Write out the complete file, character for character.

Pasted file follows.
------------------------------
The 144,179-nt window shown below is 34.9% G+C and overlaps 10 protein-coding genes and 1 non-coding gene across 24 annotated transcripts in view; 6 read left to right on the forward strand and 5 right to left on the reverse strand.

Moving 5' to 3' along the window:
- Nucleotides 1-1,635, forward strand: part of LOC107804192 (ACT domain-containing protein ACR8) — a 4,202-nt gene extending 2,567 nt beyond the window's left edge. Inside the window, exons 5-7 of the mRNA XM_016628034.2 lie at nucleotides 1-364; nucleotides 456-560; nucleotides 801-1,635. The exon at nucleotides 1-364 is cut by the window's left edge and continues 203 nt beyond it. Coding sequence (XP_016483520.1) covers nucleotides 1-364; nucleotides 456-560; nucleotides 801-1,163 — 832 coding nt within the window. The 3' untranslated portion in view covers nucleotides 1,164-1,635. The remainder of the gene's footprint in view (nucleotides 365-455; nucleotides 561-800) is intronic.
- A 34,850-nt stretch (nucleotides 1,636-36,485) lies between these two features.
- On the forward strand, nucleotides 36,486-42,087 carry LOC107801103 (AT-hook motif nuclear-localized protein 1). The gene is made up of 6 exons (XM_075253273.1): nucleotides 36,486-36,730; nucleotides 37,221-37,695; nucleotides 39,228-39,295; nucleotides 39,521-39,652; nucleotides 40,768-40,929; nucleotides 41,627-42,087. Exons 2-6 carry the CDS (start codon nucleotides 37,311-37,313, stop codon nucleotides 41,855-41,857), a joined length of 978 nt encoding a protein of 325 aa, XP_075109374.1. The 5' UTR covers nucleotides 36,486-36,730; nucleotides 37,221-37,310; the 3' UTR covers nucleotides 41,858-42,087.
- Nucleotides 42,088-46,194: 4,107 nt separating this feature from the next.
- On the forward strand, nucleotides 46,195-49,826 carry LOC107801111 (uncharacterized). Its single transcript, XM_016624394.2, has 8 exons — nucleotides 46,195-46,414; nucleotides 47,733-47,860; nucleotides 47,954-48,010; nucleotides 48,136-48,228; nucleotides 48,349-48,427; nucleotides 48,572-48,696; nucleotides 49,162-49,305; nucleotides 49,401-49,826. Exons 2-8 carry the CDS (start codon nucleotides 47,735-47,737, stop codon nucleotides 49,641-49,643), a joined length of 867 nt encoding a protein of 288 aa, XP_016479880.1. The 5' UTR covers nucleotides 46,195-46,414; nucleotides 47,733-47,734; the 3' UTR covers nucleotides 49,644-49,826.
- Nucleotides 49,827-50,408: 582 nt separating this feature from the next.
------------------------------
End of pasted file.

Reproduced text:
The 144,179-nt window shown below is 34.9% G+C and overlaps 10 protein-coding genes and 1 non-coding gene across 24 annotated transcripts in view; 6 read left to right on the forward strand and 5 right to left on the reverse strand.

Moving 5' to 3' along the window:
- Nucleotides 1-1,635, forward strand: part of LOC107804192 (ACT domain-containing protein ACR8) — a 4,202-nt gene extending 2,567 nt beyond the window's left edge. Inside the window, exons 5-7 of the mRNA XM_016628034.2 lie at nucleotides 1-364; nucleotides 456-560; nucleotides 801-1,635. The exon at nucleotides 1-364 is cut by the window's left edge and continues 203 nt beyond it. Coding sequence (XP_016483520.1) covers nucleotides 1-364; nucleotides 456-560; nucleotides 801-1,163 — 832 coding nt within the window. The 3' untranslated portion in view covers nucleotides 1,164-1,635. The remainder of the gene's footprint in view (nucleotides 365-455; nucleotides 561-800) is intronic.
- A 34,850-nt stretch (nucleotides 1,636-36,485) lies between these two features.
- On the forward strand, nucleotides 36,486-42,087 carry LOC107801103 (AT-hook motif nuclear-localized protein 1). The gene is made up of 6 exons (XM_075253273.1): nucleotides 36,486-36,730; nucleotides 37,221-37,695; nucleotides 39,228-39,295; nucleotides 39,521-39,652; nucleotides 40,768-40,929; nucleotides 41,627-42,087. Exons 2-6 carry the CDS (start codon nucleotides 37,311-37,313, stop codon nucleotides 41,855-41,857), a joined length of 978 nt encoding a protein of 325 aa, XP_075109374.1. The 5' UTR covers nucleotides 36,486-36,730; nucleotides 37,221-37,310; the 3' UTR covers nucleotides 41,858-42,087.
- Nucleotides 42,088-46,194: 4,107 nt separating this feature from the next.
- On the forward strand, nucleotides 46,195-49,826 carry LOC107801111 (uncharacterized). Its single transcript, XM_016624394.2, has 8 exons — nucleotides 46,195-46,414; nucleotides 47,733-47,860; nucleotides 47,954-48,010; nucleotides 48,136-48,228; nucleotides 48,349-48,427; nucleotides 48,572-48,696; nucleotides 49,162-49,305; nucleotides 49,401-49,826. Exons 2-8 carry the CDS (start codon nucleotides 47,735-47,737, stop codon nucleotides 49,641-49,643), a joined length of 867 nt encoding a protein of 288 aa, XP_016479880.1. The 5' UTR covers nucleotides 46,195-46,414; nucleotides 47,733-47,734; the 3' UTR covers nucleotides 49,644-49,826.
- Nucleotides 49,827-50,408: 582 nt separating this feature from the next.